BIM confirms ancient wisdom

5 November 2015 - To work for BAM! / Digital construction / Knowledge / Projects / Infra / International

‘Measure twice, cut once,’ as the old saying goes. With new technology proving to be the perfect measuring tool, the twenty-first century takes this ancient wisdom even further. Here’s an overview of the experiences of BAM International's Jebel Ali team.

‘BIM technology has been used through all stages of the Jebel Ali Port Terminal 4 project so far,’ explains Senior Works Preparation Engineer Vladimir Malina. ‘It’s been a successful test of our overall BIM maturity and our ability to collaborate across business units.’

Competitive edge

Relatively simple software (Sketchup and Autodesk Revit) was used to create visual models at the tender phase back in 2013. They enhanced communication with the client and gave a clear competitive edge.

More advanced software (Autodesk Navisworks) was used in the design stage to detect clashes, one of the prime functions of BIM. As early as the basic design stage, visualisations made it possible to solve clashes detected in the proposals for the connection of the bridge pier and headstock.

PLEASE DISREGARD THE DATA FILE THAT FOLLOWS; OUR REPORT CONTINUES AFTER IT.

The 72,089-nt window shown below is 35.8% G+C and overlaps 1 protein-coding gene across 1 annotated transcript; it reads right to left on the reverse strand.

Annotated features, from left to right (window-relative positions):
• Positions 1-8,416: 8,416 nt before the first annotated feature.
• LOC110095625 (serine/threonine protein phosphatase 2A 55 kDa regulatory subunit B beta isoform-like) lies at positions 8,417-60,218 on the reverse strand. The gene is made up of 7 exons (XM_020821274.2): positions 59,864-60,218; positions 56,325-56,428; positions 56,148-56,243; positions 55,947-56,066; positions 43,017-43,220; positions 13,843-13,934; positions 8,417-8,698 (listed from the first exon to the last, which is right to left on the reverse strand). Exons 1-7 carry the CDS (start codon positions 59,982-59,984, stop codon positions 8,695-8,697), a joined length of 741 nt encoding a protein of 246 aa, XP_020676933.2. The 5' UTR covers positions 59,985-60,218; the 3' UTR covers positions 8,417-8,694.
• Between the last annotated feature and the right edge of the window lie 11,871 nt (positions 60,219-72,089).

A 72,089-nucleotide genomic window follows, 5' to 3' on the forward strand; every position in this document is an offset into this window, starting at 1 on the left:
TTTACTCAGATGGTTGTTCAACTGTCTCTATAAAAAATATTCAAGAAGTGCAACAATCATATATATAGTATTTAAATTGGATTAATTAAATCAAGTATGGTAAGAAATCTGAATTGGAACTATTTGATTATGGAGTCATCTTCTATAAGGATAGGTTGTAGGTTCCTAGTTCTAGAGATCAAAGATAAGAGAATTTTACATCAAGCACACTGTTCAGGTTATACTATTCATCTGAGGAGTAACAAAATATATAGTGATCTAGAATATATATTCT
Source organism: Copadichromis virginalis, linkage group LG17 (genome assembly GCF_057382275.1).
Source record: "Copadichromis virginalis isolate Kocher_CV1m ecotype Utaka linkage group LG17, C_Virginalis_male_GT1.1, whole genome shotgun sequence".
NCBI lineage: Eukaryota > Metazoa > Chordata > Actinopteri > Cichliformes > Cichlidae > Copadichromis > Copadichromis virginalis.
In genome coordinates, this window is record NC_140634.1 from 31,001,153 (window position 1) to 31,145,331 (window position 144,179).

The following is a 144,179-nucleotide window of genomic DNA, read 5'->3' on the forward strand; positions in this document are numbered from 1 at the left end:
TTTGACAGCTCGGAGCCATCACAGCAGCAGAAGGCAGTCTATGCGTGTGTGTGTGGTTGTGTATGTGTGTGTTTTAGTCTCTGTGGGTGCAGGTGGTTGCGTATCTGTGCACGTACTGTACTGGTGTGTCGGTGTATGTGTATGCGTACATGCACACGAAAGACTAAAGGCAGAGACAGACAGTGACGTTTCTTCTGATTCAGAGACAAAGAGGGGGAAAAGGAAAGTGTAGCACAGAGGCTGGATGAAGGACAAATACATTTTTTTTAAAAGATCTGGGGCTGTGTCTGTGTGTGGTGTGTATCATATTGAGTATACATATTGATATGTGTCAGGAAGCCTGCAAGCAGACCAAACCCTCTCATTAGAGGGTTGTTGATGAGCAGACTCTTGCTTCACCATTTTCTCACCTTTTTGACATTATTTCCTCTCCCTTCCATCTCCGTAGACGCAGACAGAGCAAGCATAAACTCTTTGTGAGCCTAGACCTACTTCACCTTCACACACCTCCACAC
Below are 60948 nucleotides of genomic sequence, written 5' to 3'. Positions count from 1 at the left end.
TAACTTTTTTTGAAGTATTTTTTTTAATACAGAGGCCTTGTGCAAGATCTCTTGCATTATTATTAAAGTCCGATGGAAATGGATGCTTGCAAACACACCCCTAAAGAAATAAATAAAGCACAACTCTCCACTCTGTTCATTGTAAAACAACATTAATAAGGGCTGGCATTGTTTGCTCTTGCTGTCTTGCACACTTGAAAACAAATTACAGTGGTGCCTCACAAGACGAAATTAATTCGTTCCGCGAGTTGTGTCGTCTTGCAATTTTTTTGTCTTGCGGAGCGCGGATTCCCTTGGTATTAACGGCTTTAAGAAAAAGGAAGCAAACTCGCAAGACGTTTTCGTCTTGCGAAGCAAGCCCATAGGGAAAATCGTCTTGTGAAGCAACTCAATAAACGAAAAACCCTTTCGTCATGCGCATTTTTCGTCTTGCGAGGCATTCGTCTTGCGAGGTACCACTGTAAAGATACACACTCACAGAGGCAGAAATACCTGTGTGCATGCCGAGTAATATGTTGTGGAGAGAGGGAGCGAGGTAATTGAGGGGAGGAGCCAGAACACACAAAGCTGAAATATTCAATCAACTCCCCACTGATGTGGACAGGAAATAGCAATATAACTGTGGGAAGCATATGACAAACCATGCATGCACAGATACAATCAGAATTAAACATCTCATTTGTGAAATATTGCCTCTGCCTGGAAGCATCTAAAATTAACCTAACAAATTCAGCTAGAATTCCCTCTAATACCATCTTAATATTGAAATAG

High accuracy

The next stage, detailed design, was in the hands of the BAM Infraconsult design team. Their 3D models were also used to generate 2D construction drawing for use on site. One successful example: the bar bending schedules that were produced by the Indonesian DMC office. These assured high accuracy of bar mark shapes and smooth procurement of reinforcement materials.

Design of temporary works was the next area to benefit from BIM. The Dubai office created 3D models of steelworks design to improve communication with the fabricator and site teams. They also set up a 3/4D model to simulate the progression of temporary works in space and time, which helped to squash out safety risks and also provided a basis for crystal-clear method statements.

Virtual construction
Virtual construction

Safety and efficiency

At site level, 3D models enabled the project team to perform virtual dry runs of the safest and most effective work methods. Among other things, this resulted in the development by the head office plant team of innovative equipment such as a tilting lifter with vacuum plate.

And finally (so far) a return was made to more basic methods as Google Sketchup was used to create static 4D visualisations for use in the project controls and reporting protocols.

Vladimir Malina, Senior Works Preparation Engineer